Money and a Room of One’s Own?! A Feminist Deconstruction of the Situation of Female Jazz Musicians 1960–1980
Abstract‘What does it take for a woman to be able to write a novel?' asks Virginia Woolf in A Room of One's Own. The answer is surprisingly mundane: She needs money and a room of her own. Although Woolf writes at length about passion and talent, she concludes that material preconditions are actually more crucial. Similarly, the present article argues that there has been no lack of interest in jazz among female musicians, but a lack of socially accepted possibilities for professionalisation. This article endeavours to deconstruct some of the socio-cultural contexts and frameworks of music-making in a feminist way. To this end, the most crucial findings from semi-structured interviews with Norma Winstone, Sidsel Endresen, Aki Takase and Uschi Brüning are presented and discussed. To contextualise the interviews, Bourdieu's analyses of the academic and literary fields will be referred to with relation to the institutionalisation of jazz, while questions of canonicity and historiography will be discussed, as well as questions surrounding performativity and corporeality. Linking up with research surrounding these issues in other musical styles, this article attempts to map and contextualise the debate about gender and the arts in its complex, sometimes controversial and even paradoxical dynamic.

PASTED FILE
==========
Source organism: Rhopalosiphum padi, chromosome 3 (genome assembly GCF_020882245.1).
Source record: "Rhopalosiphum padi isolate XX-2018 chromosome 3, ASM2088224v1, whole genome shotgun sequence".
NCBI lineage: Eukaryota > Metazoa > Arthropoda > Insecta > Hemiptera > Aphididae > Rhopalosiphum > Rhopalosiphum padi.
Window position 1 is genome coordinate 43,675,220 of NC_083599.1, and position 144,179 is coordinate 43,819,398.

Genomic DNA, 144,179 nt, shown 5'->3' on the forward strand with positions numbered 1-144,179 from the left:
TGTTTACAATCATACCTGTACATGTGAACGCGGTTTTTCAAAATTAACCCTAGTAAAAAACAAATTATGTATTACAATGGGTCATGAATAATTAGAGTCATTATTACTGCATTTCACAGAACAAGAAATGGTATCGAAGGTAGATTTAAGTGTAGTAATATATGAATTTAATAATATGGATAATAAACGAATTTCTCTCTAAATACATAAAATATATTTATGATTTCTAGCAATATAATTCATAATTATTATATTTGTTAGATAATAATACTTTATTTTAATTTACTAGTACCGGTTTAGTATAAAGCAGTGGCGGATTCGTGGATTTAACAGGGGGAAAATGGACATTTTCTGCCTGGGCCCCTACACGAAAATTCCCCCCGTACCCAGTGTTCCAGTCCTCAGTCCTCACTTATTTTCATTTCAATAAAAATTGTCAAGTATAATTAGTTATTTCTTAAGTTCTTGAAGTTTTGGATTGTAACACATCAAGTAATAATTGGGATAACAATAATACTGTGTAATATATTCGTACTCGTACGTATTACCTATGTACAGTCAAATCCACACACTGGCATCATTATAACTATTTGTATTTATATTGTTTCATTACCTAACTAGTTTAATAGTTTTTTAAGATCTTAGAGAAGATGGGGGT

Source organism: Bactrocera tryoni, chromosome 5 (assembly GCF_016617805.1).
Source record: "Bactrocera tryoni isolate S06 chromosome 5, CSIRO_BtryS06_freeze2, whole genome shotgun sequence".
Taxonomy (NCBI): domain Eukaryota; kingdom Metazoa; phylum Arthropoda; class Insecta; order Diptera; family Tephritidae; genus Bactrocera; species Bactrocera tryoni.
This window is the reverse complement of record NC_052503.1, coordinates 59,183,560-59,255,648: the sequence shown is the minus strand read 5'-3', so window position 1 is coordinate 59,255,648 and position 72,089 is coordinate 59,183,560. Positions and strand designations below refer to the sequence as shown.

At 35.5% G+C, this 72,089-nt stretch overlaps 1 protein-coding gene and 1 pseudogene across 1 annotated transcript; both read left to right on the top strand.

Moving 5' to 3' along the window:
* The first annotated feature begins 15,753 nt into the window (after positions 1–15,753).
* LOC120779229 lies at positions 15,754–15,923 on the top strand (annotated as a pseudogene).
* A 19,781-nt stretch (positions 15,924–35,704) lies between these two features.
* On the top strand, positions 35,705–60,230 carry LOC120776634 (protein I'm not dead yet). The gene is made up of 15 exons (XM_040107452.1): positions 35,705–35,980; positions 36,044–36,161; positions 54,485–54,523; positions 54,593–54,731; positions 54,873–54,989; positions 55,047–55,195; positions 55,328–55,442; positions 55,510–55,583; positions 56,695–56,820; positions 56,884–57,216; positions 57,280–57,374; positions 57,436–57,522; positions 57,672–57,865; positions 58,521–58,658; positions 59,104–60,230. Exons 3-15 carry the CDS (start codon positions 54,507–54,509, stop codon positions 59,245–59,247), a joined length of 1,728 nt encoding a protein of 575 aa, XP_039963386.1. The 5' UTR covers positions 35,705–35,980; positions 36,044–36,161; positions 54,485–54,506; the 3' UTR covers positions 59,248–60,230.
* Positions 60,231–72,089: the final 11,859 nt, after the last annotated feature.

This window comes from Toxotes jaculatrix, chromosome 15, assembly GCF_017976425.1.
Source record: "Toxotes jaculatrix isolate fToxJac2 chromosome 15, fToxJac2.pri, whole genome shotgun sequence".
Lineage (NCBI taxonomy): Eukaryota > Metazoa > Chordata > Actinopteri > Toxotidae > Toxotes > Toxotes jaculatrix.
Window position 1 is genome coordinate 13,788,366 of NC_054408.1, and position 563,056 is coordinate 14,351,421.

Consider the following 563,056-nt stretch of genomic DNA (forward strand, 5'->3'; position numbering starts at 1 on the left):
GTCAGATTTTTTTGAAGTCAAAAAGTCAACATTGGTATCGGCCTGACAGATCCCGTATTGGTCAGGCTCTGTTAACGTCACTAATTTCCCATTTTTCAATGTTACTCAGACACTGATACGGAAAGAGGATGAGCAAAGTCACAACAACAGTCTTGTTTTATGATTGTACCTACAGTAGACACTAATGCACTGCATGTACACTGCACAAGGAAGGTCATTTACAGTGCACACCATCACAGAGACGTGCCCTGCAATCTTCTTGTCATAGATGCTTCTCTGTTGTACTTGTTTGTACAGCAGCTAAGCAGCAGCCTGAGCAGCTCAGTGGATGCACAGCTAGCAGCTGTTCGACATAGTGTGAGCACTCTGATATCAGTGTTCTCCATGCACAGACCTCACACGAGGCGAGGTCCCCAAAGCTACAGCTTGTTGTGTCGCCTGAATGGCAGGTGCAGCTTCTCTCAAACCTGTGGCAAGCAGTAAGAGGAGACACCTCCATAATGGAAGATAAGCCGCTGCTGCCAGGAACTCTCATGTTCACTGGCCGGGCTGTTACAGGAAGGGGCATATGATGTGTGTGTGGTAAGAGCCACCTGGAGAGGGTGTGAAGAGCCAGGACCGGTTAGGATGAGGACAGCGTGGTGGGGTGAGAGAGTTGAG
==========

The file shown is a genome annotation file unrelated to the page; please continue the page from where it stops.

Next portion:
How to Cite
Schmidt, K. (2017). Money and a Room of One’s Own?! A Feminist Deconstruction of the Situation of Female Jazz Musicians 1960–1980. European Journal of Musicology, 16(1), 81–93. https://doi.org/10.5450/ejm.2017.16.5780
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